Jeremy Alford

Every gubernatorial election has a turning point, when things get just weird enough to justify the price of admission. As many of you surely know, that turning point is happening right now.

Businessman Eddie Rispone of Baton Rouge more or less napalmed the rest of the top of the ticket with two contrast ads last week, hitting both incumbent Democratic Gov. John Bel Edwards and Congressman Ralph Abraham, a fellow Republican from Alto.

During the cycle’s first televised debate, many assumed Rispone would come out swinging, likely to the beat of own his attack ads from the days prior. But instead, Rispone took a cue from late President Richard Nixon, who was fond of saying, “When the action is hot, keep the rhetoric cool.”

Rispone sat back as the governor fielded criticisms from Abraham, who clearly intended to make the debate about him and Edwards only. The incumbent, who can return a punch, more times than not took the bait, allowing Rispone to cool his heels as his opponents squared off.

“I’m just watching two politicians go after each other,” Rispone said when he was allowed to speak following one such dustup.

By launching attack ads last week against anything that wasn’t nailed down on the campaign trail, and by transforming into this kind of hybrid candidate (I’m not sure; maybe the blended byproduct of Donald Trump meets Ross Perot meets John Kennedy meets Warren Buffet), Rispone has become the official risk-taking candidate with the wild card bid to watch.

As of two weeks ago, I wasn’t certain where Rispone’s campaign was headed. At least we know now it’s going to be entertaining. Every gubernatorial cycle seems to flip a set of political fundamentals upside down, like Edwards long shot win in 2015 over a heavyweight Republican in a GOP state.

This go around, in 2019, Rispone’s performance many have shown us that debates do truly matter. Since last week’s televised forum, Rispone has seen a bump in one poll. Supporters should wait for more polls — and more time to pass — before crowing, but it’s likely a sign of something.

If nothing else, it underscores how interesting the race for second place has become. While Rispone and his allies have been able to keep pace with the money on the Democratic side, Abraham has lagged behind financially but has benefitted from a smart campaign strategy that seems to be relying on targeted support, regional politics and earned media.

The most we can say right now (on Sept. 23) is the race for second place appears to be competitive. On the other hand, chatter remains audible about Edwards pulling off a victory in the primary and avoiding a runoff. The governor’s numbers are incredibly strong, and few are willing to completely count him out.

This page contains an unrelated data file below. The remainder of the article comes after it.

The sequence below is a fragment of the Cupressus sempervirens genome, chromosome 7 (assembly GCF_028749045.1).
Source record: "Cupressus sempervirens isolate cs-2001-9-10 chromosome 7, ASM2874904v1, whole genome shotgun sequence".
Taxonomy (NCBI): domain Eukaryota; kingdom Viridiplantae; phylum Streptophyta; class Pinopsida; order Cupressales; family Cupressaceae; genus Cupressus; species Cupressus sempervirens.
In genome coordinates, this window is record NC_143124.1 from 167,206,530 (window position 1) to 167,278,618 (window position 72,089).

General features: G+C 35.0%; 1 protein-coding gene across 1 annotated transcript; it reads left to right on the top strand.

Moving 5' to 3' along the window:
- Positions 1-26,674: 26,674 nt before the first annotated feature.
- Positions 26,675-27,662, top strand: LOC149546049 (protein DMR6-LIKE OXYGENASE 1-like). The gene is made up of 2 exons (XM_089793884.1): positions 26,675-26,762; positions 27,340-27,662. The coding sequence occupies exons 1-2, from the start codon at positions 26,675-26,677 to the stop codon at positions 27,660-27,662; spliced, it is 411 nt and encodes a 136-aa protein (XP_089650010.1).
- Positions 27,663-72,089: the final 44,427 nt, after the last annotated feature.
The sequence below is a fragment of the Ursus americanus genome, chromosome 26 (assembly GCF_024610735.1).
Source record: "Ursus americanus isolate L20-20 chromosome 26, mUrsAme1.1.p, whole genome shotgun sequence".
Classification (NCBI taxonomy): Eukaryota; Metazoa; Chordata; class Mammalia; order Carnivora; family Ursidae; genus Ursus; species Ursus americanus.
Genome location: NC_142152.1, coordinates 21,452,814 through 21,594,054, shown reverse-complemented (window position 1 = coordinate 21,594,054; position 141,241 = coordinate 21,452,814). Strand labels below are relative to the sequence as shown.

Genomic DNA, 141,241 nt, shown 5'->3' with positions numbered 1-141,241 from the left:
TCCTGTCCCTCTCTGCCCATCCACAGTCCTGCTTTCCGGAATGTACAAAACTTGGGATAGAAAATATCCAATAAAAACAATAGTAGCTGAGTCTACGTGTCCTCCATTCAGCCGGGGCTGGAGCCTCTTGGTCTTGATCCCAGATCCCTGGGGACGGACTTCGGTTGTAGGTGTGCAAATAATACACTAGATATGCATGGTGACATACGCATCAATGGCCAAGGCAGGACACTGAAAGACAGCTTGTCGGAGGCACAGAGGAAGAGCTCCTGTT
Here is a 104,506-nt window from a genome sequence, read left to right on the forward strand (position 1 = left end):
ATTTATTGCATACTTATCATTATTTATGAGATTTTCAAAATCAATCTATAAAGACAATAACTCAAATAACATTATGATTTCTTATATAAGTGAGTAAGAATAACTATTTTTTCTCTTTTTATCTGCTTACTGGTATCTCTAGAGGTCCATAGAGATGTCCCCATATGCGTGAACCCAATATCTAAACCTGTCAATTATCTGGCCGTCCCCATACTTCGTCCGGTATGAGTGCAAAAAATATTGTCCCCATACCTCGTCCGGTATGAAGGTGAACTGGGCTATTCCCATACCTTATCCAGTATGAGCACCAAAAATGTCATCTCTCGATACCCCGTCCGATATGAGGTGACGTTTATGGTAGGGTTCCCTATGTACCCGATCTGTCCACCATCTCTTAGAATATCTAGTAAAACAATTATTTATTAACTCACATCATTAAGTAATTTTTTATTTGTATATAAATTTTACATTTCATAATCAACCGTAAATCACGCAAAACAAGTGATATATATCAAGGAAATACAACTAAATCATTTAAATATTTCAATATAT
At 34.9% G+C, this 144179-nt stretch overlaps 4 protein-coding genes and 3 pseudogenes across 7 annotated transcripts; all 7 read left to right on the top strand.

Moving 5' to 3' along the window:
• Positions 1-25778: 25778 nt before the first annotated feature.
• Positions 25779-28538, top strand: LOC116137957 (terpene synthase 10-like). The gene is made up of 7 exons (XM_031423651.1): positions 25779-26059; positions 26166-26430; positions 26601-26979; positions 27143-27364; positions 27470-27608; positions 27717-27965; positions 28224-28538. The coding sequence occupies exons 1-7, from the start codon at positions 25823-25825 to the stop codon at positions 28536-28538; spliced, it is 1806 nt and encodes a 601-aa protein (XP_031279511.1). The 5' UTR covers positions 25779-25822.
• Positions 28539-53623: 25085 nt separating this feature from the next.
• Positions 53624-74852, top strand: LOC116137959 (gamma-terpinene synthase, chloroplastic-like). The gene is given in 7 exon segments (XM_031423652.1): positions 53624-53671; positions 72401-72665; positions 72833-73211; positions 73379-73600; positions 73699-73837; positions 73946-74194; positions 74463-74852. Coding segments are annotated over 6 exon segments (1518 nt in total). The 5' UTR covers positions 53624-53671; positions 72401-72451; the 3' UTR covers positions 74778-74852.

Still, no one is rolling the dice like Rispone. His attack ads in particular represent not only a mile-marker in the 2019 governor’s race, but also a case study for Louisiana politics.

While there are always exceptions, Rispone seems to have broken a few fundamental rules of negative warfare. For starters, most politicians hide behind third party groups to make attacks for them, allowing their hands to remain clean. On the other hand, the attacks may have already helped Rispone set himself apart from the field.

Rispone also ignored the pleas of party diehards to keep it clean on the GOP side. Predictably, Republicans in Abraham’s camp lashed out at Rispone for his attack ad against the congressman, and Abraham told reporters he would keep his messaging positive.

(Abraham’s team did last week what it has done the entire campaign — they worked the earned media angle like hounds, begging television stations across the state for news time to respond to Rispone’s ad.)

To be certain, all of the hubbub aids Rispone in his claims of being an “outsider,” because he’s not exactly playing well with others at the moment.

Rispone’s other attack ad against Edwards, meanwhile, has stirred up a hornet’s nest at the Capitol. The spot attempted to shed light on the perceived shortcomings of recent criminal justice reform efforts, which brought together Republicans and Democrats at one policy table. As such, many conservatives who supported criminal justice reforms felt burned by the move.

For a first-time candidate like Rispone, it’s not a bad position to be in, with politicos and voters beginning to wonder about the same thing: What will he do next? The same question is equally fascinating for the governor, who enjoys a traditional incumbent’s edge, and Abraham, whose country campaign for the Mansion is hitting notable marks without the usual cashflow.

The good news is we won’t have to wait long for answers.

Jeremy Alford can be reached at JJA@LaPolitics.com.

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